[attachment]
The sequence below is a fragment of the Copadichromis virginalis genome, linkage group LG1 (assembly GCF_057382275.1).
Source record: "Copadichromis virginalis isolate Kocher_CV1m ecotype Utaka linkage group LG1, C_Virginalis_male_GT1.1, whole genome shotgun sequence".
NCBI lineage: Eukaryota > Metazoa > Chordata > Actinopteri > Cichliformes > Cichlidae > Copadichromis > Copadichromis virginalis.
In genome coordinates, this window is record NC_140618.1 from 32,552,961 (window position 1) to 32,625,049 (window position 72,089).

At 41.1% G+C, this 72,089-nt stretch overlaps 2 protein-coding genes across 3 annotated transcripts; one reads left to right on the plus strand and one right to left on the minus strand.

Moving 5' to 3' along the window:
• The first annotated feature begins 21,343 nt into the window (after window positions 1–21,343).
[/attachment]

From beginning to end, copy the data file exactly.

The sequence below is a fragment of the Copadichromis virginalis genome, linkage group LG1 (assembly GCF_057382275.1).
Source record: "Copadichromis virginalis isolate Kocher_CV1m ecotype Utaka linkage group LG1, C_Virginalis_male_GT1.1, whole genome shotgun sequence".
NCBI lineage: Eukaryota > Metazoa > Chordata > Actinopteri > Cichliformes > Cichlidae > Copadichromis > Copadichromis virginalis.
In genome coordinates, this window is record NC_140618.1 from 32,552,961 (window position 1) to 32,625,049 (window position 72,089).

At 41.1% G+C, this 72,089-nt stretch overlaps 2 protein-coding genes across 3 annotated transcripts; one reads left to right on the plus strand and one right to left on the minus strand.

Moving 5' to 3' along the window:
• The first annotated feature begins 21,343 nt into the window (after window positions 1–21,343).